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Wednesday, May 31, 2006

Corn Flakes Invented This Day

In 1884, a patent for "flaked cereal" was applied for by Dr. John Harvey Kellogg. He was trying to improve the vegetarian diet of his hospital patients, by searching for a digestible bread-substitute by the process of boiling wheat. Kellogg accidentally left a pot of boiled wheat to stand and become tempered. When it was put through a rolling process, each grain of wheat emerged as a large, thin flake. When the flakes were baked, they became crisp and light, creating an easy to prepare breakfast when milk was added. Link Image Link

Watch Ozric Tentacles Live:

Tuesday, May 30, 2006

Vampirella: Aurora Monster Scenes








(click to enlarge and read)

Back in the early 70's Aurora produced a series of "Monster Scenes" model kits based around a Vampirella figure. These are the instructions for assembling one of the pieces featuring the art of either Neal Adams or his Continuity Studios. Note the ridiculous lengths the accompanying comic had to stretch to try to make it somehow 'wholesome' for kids (or at least the parents buying these things).





Watch Vampirella in action:


Vampirella © her current copyright holders

Monday, May 29, 2006

Bending Starlight Supports Relativity

On this day in 1919, a solar eclipse permitted observation of the bending of starlight passing through the sun's gravitational field, as predicted by Albert Einstein's theory of relativity. Expeditions from the Royal Astronomical Society traveled to Brazil and the west coast of Africa to make measurements of the position of stars visible close to the sun during a solar eclipse. These observations showed that, indeed, the light of stars was bent as it passed through the gravitational field of the sun. This was a key prediction of Einstein's theory that gravity affected energy as in addition to the familiar effect on matter. Link

The Drake Equation

Born this day: Frank Donald Drake, an American astronomer who formulated the Drake Equation (1961) to estimate the number of technological civilizations that may exist in our galaxy. Drake led the first search, the two-month Project Ozma, to listen for patterns in radio waves with a complex, ordered pattern that might be assumed to represent messages from some extraterrestrial intelligence.

Carl Sagan and Drake designed the plaques on Pioneer 10 and Pioneer 11 for the purpose of greeting and informing any extraterrestrial life that might find the vessels after they left the solar system. Link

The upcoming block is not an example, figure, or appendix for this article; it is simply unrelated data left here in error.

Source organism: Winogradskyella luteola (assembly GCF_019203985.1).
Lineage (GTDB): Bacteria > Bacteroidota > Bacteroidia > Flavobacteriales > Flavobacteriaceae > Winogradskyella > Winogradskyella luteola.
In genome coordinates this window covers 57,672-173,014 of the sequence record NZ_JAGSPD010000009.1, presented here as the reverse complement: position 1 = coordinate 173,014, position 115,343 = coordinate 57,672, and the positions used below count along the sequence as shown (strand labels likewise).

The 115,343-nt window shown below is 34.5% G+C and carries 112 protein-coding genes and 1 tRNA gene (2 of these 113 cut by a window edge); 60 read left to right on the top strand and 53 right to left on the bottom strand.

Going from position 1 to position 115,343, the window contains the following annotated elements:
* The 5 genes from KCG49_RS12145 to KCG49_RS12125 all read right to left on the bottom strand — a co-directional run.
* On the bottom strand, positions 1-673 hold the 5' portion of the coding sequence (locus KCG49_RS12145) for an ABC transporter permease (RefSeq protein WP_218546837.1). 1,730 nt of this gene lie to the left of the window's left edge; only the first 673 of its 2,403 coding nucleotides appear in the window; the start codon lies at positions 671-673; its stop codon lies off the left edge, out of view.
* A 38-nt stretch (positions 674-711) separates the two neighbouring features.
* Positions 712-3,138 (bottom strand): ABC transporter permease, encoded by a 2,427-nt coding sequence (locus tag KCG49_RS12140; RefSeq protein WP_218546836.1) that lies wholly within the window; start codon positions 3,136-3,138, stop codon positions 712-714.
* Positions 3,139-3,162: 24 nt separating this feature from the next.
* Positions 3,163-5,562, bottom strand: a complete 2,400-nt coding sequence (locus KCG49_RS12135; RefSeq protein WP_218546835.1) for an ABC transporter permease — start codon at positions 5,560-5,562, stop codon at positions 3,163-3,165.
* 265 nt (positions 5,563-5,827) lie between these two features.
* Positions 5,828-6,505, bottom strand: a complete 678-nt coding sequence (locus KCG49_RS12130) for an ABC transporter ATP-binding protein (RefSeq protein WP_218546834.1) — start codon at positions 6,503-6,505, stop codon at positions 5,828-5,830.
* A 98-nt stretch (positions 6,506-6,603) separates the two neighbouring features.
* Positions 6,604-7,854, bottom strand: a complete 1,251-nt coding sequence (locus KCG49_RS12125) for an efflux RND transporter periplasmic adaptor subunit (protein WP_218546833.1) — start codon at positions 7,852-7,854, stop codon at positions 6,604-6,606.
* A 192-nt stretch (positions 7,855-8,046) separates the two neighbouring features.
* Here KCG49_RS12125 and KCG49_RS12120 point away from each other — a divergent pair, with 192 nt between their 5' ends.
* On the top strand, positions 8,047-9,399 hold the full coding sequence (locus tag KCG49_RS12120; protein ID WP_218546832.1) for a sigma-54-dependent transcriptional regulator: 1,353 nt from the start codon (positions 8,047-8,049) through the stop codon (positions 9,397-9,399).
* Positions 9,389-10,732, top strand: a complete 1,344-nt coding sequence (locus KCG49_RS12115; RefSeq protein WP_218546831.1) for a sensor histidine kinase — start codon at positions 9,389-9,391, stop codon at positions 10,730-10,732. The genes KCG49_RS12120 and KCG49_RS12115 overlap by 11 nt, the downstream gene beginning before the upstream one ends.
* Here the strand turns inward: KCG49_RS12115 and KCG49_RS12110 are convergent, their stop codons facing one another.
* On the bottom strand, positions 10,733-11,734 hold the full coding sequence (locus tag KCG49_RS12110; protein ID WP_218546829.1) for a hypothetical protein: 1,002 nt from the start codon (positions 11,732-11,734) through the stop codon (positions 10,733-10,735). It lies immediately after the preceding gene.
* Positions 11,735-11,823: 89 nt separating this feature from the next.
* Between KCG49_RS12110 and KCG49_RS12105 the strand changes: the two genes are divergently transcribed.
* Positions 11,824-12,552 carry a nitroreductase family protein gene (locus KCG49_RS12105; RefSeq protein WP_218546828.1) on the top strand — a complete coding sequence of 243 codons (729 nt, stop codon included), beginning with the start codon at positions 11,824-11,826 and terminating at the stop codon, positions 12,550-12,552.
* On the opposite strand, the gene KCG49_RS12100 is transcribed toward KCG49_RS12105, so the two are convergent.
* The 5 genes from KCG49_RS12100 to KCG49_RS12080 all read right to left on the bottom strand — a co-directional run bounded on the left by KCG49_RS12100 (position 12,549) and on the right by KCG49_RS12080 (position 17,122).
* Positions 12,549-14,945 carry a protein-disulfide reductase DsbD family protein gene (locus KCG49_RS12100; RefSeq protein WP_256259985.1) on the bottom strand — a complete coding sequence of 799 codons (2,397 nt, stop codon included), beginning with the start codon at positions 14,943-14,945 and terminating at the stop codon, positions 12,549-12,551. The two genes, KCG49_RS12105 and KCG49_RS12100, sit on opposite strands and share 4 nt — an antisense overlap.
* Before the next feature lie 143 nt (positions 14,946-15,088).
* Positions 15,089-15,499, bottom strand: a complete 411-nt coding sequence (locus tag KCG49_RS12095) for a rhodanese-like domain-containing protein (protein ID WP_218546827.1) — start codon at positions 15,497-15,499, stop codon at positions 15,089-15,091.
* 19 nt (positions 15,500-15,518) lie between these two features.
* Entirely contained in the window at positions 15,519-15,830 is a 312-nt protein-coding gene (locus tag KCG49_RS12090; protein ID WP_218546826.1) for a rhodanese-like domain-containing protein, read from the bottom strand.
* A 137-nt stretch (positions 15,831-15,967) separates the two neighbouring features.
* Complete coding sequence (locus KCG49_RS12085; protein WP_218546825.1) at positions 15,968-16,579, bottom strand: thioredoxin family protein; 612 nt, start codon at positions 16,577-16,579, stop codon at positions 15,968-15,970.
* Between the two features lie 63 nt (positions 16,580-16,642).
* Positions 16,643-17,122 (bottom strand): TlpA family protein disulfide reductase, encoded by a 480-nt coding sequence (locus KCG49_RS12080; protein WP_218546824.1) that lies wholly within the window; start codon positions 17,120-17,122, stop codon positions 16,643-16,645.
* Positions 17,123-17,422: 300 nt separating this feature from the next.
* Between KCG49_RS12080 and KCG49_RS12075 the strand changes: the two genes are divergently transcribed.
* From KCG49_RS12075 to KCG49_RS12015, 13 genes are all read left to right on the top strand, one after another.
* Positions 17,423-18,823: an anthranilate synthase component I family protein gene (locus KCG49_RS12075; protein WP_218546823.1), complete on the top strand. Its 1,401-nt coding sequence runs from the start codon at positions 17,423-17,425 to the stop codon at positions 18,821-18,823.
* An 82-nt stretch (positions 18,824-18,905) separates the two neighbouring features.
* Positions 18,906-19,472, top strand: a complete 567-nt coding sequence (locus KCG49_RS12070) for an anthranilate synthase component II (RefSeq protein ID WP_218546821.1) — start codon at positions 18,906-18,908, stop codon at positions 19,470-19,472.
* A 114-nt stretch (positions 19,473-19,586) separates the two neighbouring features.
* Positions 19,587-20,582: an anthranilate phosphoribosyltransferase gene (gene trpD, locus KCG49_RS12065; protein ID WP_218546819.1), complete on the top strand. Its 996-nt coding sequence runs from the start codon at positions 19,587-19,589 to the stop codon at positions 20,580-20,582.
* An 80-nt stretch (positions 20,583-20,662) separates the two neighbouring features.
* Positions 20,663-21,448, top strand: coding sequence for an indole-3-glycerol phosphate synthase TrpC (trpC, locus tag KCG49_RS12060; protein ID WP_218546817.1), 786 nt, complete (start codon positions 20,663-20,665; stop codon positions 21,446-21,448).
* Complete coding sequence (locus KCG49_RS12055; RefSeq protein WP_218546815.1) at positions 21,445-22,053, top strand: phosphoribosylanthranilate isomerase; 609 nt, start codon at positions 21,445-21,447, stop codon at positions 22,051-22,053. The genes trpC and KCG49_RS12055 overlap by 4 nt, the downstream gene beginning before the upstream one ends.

Project Ozma

Fireball XL5 Blasts Off!

Sunday, May 28, 2006

Alex Toth: 1928-2006


The Shadow © C. Nast Publications


The Fox © Alex Toth


Black Canary © DC Comics
The Cartoon Brew reports that Alex Toth passed away yesterday. This is just a quick tip of the hat to one of the masters of comic art.

5th Dimensional 'Braneworld'

Scientists have developed a mathematical framework they say will enable astronomers to test a new five-dimensional theory of gravity that competes with Einstein's General Theory of Relativity.



Charles R. Keeton of Rutgers and Arlie O. Petters of Duke base their work on a recent theory called the type II Randall-Sundrum braneworld gravity model. The theory holds that the visible universe is a membrane (hence "braneworld") embedded within a larger universe, much like a strand of filmy seaweed floating in the ocean. The "braneworld universe" has five dimensions -- four spatial dimensions plus time -- compared with the four dimensions -- three spatial, plus time -- laid out in the General Theory of Relativity.

The braneworld theory predicts that relatively small "black holes" created in the early universe have survived to the present. The black holes, with mass similar to a tiny asteroid, would be part of the "dark matter" in the universe. As the name suggests, dark matter does not emit or reflect light, but does exert a gravitational force.

"A good place to look for gravitational lensing by braneworld black holes is in bursts of gamma rays coming to Earth," Keeton said. These gamma-ray bursts are thought to be produced by enormous explosions throughout the universe. Such bursts from outer space were discovered inadvertently by the U.S. Air Force in the 1960s.